E-mail this E-mail this     Print Print this    
Attention-Deficit Hyperactivity Disorder, also known as ADHD and Hyperkinetic Disorder, is a very commonly diagnosed disorder in young children. The psychiatric community has come under great scrutiny for over diagnosing ADHD when in fact the true problem is a lack of discipline. True cases of ADHD are less common, but can be very serious and require attention and constant treatment and monitoring.


A child who may be exhibiting signs of ADHD must exhibit symptoms for a period of six months or longer that exceeds expectations for their age and intelligence. Symptoms of ADHD include symptoms such as excessive forgetfulness, failure to acknowledge those who speak to him due to constant distraction, failure to finish tasks, makes repeated careless errors, chronically loses items which are important, fails to follow through on directed tasks due to distraction, and failure to sustain enjoyable activities. Children also must exhibit an inability to sit still, to resist impulses, and can not control their desires, which often leads to serious behavioral outbursts. These symptoms must take place in more than one setting before diagnosis of ADHD is accurate.

Attention Deficit Hyperactivity Disorder
Image: ADHD

Boys are more affected by ADHD than girls. Brain injuries at birth or trauma during delivery or soon after can contribute to the risks of ADHD, as can genetic factors, typically genetic links from a male relative passed onto a male relative.


The screening and diagnosis factors for ADHD are long and extensive, which is how it should be. Immediate diagnosis of ADHD should be countered with a second opinion. Doctors will evaluate the child’s history, the child’s past mental health history, observe behaviors, and scrutinize any medical factors which may be contributing to the behavior, family history, and educational history. All of these factors are reviewed, assessed, and the child is interviewed several times in a psychiatric setting. Parental interviews are becoming more popular since the scrutiny over the over diagnosis of ADHD has been prove to be symptoms of a lack of discipline in young children. Cases where the parents have been interviewed do not necessarily mean the ADHD is not real, but determining one from the other and taking in other physical factors such as seizures, hearing problems, and prolonged sleep deprivation can cause symptoms that reflect ADHD.

Untreated ADHD can lead to serious behavioral complications including violent behaviors and acting out which can injure themselves, siblings, or parents. Children with untreated ADHD can be placed in special education classes and in some cases, expelled from school. As adults they will typically find themselves unable to retain employment, hold relationships, and often end up in jail. Effective treatment of ADHD is very important.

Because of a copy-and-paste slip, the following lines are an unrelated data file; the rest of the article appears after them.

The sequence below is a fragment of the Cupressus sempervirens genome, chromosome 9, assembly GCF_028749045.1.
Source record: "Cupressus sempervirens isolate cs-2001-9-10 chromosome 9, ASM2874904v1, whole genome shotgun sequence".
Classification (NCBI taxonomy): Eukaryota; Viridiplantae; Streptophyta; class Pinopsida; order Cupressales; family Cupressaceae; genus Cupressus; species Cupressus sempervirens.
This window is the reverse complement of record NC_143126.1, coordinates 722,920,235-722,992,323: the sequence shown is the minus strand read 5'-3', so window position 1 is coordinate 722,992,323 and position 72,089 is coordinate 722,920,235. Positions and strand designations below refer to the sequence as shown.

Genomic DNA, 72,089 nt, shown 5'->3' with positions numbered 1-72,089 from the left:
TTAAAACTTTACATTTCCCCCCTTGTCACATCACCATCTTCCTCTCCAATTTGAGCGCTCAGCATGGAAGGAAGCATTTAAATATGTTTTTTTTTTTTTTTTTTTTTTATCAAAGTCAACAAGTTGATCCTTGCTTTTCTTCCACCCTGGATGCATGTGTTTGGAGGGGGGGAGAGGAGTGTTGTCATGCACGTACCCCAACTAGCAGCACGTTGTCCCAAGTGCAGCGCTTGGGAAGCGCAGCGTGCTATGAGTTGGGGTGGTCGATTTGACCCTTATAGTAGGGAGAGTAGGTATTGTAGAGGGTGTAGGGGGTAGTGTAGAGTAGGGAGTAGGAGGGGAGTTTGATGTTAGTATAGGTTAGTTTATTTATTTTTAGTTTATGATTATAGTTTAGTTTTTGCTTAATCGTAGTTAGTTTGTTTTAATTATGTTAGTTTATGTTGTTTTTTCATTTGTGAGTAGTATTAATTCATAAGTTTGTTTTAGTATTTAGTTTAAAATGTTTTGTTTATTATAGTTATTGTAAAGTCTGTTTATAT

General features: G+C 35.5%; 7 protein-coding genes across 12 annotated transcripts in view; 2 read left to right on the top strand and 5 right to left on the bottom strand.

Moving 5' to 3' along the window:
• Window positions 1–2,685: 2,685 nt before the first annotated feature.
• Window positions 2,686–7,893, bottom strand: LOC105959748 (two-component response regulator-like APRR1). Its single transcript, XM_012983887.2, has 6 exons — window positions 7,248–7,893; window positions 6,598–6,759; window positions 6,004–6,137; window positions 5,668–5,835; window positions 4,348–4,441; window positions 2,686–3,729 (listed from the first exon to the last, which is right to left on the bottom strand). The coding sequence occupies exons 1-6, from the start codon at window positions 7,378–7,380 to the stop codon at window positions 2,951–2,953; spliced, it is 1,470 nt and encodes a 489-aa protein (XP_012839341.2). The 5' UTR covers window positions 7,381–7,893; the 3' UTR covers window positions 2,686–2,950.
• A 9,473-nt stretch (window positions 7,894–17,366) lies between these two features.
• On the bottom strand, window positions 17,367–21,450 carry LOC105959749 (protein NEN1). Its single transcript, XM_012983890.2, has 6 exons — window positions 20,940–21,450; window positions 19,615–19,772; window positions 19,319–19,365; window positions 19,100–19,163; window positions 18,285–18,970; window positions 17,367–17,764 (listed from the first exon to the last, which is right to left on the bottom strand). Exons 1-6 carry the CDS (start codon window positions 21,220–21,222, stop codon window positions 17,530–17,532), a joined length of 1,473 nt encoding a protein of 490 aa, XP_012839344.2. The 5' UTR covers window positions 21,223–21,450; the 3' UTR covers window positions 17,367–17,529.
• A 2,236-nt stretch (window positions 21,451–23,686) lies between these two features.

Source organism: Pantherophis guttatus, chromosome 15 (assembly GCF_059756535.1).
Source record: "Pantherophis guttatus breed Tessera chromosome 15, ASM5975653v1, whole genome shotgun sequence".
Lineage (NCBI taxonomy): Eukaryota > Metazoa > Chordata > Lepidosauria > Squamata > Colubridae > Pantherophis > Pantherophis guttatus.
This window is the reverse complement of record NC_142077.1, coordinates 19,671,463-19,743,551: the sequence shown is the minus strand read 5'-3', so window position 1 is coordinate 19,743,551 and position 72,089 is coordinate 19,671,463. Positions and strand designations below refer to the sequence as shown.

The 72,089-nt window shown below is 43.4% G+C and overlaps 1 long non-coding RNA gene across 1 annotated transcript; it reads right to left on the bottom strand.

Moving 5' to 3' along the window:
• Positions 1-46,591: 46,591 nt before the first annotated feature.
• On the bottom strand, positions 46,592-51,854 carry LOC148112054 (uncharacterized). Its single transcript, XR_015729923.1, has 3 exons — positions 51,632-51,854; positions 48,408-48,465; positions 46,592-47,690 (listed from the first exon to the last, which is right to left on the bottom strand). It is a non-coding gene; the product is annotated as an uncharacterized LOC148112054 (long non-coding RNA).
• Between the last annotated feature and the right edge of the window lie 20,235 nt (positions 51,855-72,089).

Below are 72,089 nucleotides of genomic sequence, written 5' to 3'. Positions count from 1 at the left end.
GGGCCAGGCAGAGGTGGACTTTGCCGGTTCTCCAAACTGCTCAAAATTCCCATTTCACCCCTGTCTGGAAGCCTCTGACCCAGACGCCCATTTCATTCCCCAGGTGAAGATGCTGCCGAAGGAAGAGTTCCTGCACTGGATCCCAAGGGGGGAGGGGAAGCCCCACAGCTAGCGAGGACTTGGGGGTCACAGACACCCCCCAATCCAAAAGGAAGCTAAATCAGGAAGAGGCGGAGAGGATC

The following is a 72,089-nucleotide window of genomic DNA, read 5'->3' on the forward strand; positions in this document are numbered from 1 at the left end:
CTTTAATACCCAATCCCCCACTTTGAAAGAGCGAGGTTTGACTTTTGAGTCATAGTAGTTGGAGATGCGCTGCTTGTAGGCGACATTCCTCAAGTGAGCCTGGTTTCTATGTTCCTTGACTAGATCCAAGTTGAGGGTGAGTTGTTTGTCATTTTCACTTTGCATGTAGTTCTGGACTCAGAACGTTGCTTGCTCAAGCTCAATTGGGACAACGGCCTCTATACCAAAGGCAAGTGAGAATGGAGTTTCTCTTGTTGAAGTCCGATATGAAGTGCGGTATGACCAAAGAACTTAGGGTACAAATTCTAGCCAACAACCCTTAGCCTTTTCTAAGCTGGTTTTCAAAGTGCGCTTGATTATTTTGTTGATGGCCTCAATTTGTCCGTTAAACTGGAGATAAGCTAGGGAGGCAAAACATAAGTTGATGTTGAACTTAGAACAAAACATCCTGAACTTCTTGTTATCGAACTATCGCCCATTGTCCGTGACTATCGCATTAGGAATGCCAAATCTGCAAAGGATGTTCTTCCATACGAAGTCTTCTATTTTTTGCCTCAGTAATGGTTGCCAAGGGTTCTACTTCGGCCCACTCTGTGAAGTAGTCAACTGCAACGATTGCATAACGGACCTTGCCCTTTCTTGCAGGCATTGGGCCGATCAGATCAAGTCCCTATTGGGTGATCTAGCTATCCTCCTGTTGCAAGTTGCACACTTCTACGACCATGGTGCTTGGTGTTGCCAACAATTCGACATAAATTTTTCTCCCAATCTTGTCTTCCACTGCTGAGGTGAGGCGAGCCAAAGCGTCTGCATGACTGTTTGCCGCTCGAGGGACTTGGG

There are various treatments for ADHD, some of which include chemical therapies including Ritalin, and other less invasive treatments. Neuro-bio feedback has produced incredible results in children with ADHD without the use of medication. Parents and teachers need to create situations where the child is likely to succeed and reward positive behavior. Removing distractions and working individually with them to increase their attention span is vital. Positive and negative reinforcement is a key development in teaching ADHD to manage their own behavior.

Treatments for ADHD also include various therapies. Cognitive therapy, social therapy, and educational management is part of treating ADHD. Educating parents is truly the biggest key factors in successful ADHD treatment. Parents of ADHD children need to be taught effective ADHD management tools and effective behavioral management plans. Parents who can reflect back to ADHD children appropriate behaviors and self management skills can slowly allow the child to negotiate ADHD effectively by himself.

Teaching children over a period of time to recognize their behavior and to self manage is the ultimate goal. This takes time, usually over the course of many years, but children are capable of developing a sense of self esteem and the ability to control their own impulses with constant and effective management. A great number of ADHD children outgrow their symptoms, although that is not the case with every child. Children who do not outgrow their symptoms need to continue treatment throughout their adult years.


Adults with ADHD need to be taught the negative consequences for not managing their treatment. Many adults with ADHD who retain their own treatments are able to function in society with few ADHD related issues. Those who refuse to manage their own therapies often find themselves in trouble or hospitalized until treatment returns.

  Member Comments

Medication commonly used for these disease:

drugs Adhd drugs